I wanted to add my voice to the growing chorus of bloggers who are mourning the passing of Jack Vance.
Like some of my fellow RPG bloggers, I've come late in life to an appreciation of Vance's fiction and the seminal role they played in many aspects of the D&D game (I won't repeat them here, as you probably know those influences he had on the game). Though, like everyone else who played 1E AD&D, I was exposed to the vaunted Appendix N list, as a youth I didn't really have access to the more obscure tomes it referenced. What was readily available were the D&D novels, in particular the Dragonlance novels. As I've said before, those were my first real foray into fantasy fiction, for better or worse (I'm personally fine with my path to fantasy fiction, but I'm sure some readers are shaking their head in pity right now).
But with age comes wisdom, as well as money, the ability to drive to a bookstore, and also the ability to scour the Internet for old editions of books. Yes, over time, I came to discover the books that Gygax set forth in Appendix N, and added many to my personal home library. Sadly, I haven't read all of them as of yet. I'm quite easily distracted, you see, and my library is home to everything from the latest escapist offerings of new authors to the old tales of the founding masters of the genre.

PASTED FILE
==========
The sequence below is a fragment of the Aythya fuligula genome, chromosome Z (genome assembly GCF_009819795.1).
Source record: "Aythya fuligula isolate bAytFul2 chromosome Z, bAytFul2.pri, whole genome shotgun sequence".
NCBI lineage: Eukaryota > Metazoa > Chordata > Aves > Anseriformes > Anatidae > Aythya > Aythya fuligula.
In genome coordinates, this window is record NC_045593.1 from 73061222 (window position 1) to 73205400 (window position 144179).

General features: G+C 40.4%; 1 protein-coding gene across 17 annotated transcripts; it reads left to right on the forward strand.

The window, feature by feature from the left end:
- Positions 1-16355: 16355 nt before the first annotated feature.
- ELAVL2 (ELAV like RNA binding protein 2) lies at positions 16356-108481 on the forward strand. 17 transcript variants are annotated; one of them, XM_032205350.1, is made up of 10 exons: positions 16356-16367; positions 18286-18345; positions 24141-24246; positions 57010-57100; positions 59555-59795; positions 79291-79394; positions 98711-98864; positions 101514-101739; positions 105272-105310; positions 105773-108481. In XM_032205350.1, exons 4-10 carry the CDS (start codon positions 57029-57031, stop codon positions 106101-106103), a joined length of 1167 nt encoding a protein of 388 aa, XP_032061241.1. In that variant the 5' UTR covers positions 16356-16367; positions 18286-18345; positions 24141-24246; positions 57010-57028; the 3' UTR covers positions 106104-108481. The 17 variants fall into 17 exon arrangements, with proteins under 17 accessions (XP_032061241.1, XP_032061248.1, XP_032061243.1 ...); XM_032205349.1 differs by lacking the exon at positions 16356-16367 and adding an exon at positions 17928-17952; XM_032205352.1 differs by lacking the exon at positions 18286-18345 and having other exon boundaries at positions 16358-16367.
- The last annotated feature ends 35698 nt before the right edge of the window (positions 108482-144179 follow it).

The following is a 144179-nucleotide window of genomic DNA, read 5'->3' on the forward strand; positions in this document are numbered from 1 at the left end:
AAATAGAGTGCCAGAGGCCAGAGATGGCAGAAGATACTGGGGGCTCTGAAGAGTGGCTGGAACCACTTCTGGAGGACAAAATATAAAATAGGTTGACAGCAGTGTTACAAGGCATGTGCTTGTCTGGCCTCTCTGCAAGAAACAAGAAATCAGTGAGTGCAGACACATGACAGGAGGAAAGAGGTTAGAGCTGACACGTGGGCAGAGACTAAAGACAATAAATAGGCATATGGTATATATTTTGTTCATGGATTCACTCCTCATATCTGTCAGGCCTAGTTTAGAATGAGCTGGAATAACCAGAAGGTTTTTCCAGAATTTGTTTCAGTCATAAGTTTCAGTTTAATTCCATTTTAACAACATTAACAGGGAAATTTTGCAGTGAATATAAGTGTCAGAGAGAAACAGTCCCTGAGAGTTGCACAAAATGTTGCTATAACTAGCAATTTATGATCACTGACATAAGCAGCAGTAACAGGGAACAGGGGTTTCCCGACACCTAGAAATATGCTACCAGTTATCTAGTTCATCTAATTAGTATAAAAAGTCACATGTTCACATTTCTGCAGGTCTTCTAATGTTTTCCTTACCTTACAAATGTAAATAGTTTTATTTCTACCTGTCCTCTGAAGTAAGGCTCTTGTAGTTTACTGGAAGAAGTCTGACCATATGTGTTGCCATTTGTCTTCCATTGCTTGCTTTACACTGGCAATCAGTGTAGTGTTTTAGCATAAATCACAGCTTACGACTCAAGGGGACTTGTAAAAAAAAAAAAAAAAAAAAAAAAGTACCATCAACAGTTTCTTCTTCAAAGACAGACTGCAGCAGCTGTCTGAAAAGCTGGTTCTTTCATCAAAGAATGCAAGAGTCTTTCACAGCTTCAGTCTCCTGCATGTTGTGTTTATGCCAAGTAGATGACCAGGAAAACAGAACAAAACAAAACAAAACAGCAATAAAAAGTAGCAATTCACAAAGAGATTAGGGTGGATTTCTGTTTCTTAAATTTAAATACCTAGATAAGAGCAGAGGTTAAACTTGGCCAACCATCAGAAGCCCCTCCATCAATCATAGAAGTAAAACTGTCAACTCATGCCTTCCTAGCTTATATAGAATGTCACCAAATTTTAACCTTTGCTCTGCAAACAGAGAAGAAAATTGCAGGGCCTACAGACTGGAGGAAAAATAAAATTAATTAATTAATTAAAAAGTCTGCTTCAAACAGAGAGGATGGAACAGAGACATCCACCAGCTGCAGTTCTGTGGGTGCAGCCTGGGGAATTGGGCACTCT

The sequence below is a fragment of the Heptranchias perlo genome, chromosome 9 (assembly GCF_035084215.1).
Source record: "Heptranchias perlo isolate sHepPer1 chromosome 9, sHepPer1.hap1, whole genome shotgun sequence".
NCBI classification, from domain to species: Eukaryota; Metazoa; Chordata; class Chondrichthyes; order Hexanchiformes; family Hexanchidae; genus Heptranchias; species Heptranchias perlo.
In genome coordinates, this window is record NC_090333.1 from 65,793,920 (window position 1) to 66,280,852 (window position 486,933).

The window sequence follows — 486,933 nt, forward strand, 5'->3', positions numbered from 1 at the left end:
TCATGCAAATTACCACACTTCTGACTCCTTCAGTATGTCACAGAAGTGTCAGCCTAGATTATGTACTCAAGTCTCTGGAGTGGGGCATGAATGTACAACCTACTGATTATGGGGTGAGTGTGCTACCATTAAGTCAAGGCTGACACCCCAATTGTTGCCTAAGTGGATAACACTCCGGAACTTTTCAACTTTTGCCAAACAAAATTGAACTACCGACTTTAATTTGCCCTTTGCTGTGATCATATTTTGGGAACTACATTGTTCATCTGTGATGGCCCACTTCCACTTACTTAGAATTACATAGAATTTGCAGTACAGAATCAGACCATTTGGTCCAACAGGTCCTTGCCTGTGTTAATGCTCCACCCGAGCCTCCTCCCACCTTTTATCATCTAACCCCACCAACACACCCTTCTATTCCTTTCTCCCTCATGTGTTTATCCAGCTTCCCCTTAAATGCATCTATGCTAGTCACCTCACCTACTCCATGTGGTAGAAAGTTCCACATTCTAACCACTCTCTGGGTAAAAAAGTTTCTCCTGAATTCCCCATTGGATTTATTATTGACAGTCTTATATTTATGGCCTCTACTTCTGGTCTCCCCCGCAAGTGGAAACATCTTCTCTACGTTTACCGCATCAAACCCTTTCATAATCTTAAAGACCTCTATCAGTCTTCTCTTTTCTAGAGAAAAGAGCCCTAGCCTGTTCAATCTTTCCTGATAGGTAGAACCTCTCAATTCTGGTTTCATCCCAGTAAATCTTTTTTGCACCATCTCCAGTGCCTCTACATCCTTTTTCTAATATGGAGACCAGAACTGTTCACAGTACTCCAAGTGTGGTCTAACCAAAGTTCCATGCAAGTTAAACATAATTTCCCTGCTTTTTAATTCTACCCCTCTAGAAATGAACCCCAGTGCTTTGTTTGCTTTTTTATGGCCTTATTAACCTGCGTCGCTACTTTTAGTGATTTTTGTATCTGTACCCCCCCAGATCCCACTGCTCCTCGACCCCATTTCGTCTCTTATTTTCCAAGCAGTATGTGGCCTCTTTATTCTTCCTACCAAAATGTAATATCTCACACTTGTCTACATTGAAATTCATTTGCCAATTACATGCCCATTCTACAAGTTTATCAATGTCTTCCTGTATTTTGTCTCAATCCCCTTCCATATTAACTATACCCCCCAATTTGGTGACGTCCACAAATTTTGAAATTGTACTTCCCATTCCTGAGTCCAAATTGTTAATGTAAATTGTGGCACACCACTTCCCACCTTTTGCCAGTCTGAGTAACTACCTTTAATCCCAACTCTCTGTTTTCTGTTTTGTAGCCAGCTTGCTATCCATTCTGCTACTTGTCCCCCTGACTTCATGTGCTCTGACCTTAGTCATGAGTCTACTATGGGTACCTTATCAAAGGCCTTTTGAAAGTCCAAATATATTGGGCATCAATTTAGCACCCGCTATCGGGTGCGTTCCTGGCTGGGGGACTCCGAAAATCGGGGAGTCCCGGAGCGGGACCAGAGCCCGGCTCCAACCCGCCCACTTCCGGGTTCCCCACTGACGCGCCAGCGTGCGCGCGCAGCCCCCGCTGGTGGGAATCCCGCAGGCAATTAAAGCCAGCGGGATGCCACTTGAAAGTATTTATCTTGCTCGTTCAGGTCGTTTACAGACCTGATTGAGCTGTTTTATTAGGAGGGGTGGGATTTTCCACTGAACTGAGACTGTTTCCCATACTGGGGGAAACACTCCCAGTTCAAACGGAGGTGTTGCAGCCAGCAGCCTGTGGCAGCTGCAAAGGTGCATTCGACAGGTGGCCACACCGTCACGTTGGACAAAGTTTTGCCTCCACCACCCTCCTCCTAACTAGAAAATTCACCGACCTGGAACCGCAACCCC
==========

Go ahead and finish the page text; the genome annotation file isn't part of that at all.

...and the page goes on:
But, I'm committed to changing my reading schedule to finally, for good and all, complete my reading of the works of Vance and other members of the old guard (Leiber, Moorcock, Le Guin, etc). It sometimes takes a passing like this to remind one of the need to focus on the priorities, you know? So, I'm starting up again with my reading of The Dying Earth. I've started reading my Science Fiction Book Club edition in the past but stopped due to my short attention span (and not for any lack of enjoyment on my part when it came to Vance's writing).
Farewell, Mr. Vance. As you sail into the beyond, I hope the sound of our thoughts and prayers speed your passage into eternity. You showed us the worlds you dreamed, and thus inspired countless other dreams, many of which no doubt manifested themselves in other fictional works as well as a good number of game tables.